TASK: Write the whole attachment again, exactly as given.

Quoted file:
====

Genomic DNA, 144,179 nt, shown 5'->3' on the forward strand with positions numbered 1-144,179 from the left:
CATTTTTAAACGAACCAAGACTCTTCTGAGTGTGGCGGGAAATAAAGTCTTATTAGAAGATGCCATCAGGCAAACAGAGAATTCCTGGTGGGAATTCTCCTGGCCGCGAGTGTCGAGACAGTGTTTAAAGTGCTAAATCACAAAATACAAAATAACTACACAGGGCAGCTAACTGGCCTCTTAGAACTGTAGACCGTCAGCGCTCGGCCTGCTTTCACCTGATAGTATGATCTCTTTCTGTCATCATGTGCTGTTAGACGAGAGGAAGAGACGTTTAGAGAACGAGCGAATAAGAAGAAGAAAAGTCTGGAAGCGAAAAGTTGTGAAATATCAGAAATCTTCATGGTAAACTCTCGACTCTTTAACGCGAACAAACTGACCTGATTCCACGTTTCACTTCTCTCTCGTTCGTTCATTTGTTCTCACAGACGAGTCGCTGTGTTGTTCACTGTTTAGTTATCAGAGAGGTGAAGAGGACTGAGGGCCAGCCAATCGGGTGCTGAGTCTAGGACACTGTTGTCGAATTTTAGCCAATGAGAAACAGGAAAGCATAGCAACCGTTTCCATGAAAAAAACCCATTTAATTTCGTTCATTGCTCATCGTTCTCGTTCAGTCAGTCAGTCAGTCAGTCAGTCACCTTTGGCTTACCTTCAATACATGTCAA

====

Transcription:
Genomic DNA, 144,179 nt, shown 5'->3' on the forward strand with positions numbered 1-144,179 from the left:
CATTTTTAAACGAACCAAGACTCTTCTGAGTGTGGCGGGAAATAAAGTCTTATTAGAAGATGCCATCAGGCAAACAGAGAATTCCTGGTGGGAATTCTCCTGGCCGCGAGTGTCGAGACAGTGTTTAAAGTGCTAAATCACAAAATACAAAATAACTACACAGGGCAGCTAACTGGCCTCTTAGAACTGTAGACCGTCAGCGCTCGGCCTGCTTTCACCTGATAGTATGATCTCTTTCTGTCATCATGTGCTGTTAGACGAGAGGAAGAGACGTTTAGAGAACGAGCGAATAAGAAGAAGAAAAGTCTGGAAGCGAAAAGTTGTGAAATATCAGAAATCTTCATGGTAAACTCTCGACTCTTTAACGCGAACAAACTGACCTGATTCCACGTTTCACTTCTCTCTCGTTCGTTCATTTGTTCTCACAGACGAGTCGCTGTGTTGTTCACTGTTTAGTTATCAGAGAGGTGAAGAGGACTGAGGGCCAGCCAATCGGGTGCTGAGTCTAGGACACTGTTGTCGAATTTTAGCCAATGAGAAACAGGAAAGCATAGCAACCGTTTCCATGAAAAAAACCCATTTAATTTCGTTCATTGCTCATCGTTCTCGTTCAGTCAGTCAGTCAGTCAGTCAGTCACCTTTGGCTTACCTTCAATACATGTCAA